The Freedom of Information Act 2000

jeremy heywood

The Freedom of Information Act 2000 (FOI Act), which has given us important stories such as the MPs’ expenses scandal of 2009, is currently being reviewed by a government commission. The commission is being chaired by Sir Jeremy Heywood, Britain’s top civil servant and a well-known critic of the Act. His goal is to limit it, and so has set up a commission to review it and potentially identify “improvements” that could be made to the Act.

First of all, what is it? The Freedom of Information Act 2000 was brought in to create a public “right of access” to information held by public authorities. This can range from finding out how many arrests a year the police make for knife-related offences, to statistics on waiting times in NHS hospitals.

It was brought in by a Labour government to much adulation from members of the public and especially the press. The most notable usage of the powers afforded by the introduction of the Act is the exposé of the MPs’ expenses scandal by the Daily Telegraph. However, the Act is used all the time by journalists in search of statistics that haven’t been revealed by authorities that are in the public interest.

‘Public interest’ is a key phrase here. Chris Grayling, leader of the House of Commons and a critic of the FOI Act, claims that journalists are “misusing” the power to request information as a “research tool” in order to “generate stories”. However, journalists assert that the information requested is well within public interest, hence why they feel the need to ask for access to it. Sir Jeremy Heywood also criticises the Act, arguing that confidentiality is more important when it comes to policy-making.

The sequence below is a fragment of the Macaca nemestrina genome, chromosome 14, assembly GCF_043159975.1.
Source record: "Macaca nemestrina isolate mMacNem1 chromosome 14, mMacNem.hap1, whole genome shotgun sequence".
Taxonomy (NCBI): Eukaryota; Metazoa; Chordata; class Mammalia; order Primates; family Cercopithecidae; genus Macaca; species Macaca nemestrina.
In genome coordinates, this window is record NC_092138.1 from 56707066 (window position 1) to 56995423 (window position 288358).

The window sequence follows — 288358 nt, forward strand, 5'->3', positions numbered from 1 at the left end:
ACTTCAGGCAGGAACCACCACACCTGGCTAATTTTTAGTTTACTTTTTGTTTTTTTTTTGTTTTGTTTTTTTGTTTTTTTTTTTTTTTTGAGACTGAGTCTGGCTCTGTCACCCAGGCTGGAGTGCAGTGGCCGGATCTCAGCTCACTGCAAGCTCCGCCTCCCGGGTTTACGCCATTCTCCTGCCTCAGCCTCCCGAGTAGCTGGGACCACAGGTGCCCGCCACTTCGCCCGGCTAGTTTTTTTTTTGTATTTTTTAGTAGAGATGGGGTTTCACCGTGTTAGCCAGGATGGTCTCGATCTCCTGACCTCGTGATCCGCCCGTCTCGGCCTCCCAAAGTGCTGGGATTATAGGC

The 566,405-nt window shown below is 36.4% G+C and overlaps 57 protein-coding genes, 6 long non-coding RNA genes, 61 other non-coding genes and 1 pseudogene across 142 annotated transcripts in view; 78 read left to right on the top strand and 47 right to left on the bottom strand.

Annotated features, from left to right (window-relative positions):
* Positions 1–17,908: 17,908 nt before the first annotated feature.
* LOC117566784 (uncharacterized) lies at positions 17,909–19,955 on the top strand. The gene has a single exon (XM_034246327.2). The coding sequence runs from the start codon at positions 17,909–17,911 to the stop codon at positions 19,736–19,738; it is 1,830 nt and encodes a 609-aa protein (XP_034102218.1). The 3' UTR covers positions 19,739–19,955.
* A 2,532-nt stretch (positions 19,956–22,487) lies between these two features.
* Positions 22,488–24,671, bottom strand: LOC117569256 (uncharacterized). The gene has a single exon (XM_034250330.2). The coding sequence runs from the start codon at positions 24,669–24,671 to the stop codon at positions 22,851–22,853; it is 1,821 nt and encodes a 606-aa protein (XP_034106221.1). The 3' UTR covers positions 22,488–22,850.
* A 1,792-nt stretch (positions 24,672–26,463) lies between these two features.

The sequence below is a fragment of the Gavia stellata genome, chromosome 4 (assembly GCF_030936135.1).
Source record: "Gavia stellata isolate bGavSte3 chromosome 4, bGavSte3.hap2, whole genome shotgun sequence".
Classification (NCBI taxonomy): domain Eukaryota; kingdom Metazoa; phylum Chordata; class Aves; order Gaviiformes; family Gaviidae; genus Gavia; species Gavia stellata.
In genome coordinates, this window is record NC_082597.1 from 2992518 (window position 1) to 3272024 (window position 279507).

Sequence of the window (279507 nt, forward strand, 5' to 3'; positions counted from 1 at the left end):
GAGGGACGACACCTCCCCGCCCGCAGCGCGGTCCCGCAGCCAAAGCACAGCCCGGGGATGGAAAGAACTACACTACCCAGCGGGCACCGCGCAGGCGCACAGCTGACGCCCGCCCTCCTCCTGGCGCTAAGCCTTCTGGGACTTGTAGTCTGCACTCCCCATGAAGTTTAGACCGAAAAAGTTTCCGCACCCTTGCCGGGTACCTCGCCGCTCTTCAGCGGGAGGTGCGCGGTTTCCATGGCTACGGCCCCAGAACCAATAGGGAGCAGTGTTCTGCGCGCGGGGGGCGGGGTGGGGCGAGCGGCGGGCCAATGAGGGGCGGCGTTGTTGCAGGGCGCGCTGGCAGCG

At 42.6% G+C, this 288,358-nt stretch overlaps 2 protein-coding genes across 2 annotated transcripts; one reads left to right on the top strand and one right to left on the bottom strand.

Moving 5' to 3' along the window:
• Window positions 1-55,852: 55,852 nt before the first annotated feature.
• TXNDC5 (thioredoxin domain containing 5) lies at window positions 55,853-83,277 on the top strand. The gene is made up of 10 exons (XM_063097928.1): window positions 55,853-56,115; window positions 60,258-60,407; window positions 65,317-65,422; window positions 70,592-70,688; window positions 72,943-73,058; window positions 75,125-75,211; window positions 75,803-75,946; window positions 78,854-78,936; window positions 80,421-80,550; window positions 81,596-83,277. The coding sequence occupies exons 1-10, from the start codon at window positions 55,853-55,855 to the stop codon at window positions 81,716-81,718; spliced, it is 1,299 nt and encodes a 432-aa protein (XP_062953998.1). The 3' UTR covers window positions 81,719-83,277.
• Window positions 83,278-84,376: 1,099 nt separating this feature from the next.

But the law does take this view on board already – it is deliberately flexible and offers Whitehall officials and ministers a ‘safe space’ in which to debate domestic policy plans. Here’s the key phrase again – the details of discussions are only revealed if the public interest in disclosure outweighs the need for confidentiality. Even then, these are only revealed after a policy has been decided and publicly announced.